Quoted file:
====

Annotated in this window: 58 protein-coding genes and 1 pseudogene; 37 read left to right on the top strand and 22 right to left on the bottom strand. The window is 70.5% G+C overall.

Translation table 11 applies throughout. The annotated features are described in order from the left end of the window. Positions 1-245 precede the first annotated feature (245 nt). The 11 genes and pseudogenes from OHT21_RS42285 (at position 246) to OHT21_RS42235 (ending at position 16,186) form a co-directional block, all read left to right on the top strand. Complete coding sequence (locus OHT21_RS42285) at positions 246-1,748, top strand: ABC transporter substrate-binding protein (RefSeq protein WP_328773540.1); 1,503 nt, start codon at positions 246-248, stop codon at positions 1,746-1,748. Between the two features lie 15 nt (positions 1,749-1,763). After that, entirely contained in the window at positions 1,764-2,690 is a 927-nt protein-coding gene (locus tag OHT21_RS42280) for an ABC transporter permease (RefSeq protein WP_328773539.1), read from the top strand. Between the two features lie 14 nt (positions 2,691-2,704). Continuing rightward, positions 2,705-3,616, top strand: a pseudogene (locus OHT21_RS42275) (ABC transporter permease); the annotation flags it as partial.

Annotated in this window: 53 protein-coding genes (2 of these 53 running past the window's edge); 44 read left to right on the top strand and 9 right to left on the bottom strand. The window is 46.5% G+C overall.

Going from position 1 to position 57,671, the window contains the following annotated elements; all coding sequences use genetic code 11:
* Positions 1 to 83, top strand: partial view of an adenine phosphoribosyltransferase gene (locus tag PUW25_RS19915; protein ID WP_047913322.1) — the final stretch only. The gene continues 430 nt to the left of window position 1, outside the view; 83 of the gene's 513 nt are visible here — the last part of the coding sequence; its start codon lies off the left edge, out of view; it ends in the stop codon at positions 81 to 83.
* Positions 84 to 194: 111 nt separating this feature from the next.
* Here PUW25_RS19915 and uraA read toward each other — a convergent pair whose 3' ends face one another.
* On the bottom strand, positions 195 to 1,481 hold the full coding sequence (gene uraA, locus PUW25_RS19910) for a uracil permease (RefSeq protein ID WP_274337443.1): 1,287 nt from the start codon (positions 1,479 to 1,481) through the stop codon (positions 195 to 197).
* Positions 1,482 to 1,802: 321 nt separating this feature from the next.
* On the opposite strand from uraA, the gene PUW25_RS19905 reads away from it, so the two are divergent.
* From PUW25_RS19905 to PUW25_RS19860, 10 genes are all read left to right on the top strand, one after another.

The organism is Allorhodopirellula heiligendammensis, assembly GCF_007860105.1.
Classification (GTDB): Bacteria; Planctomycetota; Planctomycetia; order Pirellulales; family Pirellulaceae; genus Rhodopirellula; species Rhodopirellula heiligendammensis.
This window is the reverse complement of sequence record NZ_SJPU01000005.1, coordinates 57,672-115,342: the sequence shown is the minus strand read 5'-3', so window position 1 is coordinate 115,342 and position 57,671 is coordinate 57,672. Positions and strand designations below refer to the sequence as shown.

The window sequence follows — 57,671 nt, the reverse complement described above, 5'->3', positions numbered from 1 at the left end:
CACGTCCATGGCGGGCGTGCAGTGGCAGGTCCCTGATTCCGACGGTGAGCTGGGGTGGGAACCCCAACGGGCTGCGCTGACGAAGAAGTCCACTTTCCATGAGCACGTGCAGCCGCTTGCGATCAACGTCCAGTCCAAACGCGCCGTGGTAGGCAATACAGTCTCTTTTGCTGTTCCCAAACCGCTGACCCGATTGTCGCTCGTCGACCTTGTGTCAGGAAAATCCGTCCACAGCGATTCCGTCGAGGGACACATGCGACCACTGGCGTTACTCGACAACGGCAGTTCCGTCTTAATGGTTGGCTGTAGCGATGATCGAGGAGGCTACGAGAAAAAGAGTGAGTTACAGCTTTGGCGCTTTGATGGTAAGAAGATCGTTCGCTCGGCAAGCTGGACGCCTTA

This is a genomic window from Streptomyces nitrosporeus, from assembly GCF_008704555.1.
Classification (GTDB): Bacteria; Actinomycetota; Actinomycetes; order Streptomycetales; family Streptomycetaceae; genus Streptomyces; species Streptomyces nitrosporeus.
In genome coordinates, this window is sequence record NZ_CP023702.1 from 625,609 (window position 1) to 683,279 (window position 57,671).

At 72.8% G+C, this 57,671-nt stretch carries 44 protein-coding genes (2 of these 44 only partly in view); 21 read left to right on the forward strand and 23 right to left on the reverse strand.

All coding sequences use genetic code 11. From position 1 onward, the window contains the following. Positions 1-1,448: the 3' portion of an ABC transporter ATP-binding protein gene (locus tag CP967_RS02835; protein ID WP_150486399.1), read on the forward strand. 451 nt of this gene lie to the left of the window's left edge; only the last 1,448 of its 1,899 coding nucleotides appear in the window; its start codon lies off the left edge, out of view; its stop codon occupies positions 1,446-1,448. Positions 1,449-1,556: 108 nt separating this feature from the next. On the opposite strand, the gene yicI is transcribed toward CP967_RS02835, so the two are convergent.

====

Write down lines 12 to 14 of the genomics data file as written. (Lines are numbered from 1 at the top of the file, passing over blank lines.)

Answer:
The organism is Allorhodopirellula heiligendammensis, assembly GCF_007860105.1.
Classification (GTDB): Bacteria; Planctomycetota; Planctomycetia; order Pirellulales; family Pirellulaceae; genus Rhodopirellula; species Rhodopirellula heiligendammensis.
This window is the reverse complement of sequence record NZ_SJPU01000005.1, coordinates 57,672-115,342: the sequence shown is the minus strand read 5'-3', so window position 1 is coordinate 115,342 and position 57,671 is coordinate 57,672. Positions and strand designations below refer to the sequence as shown.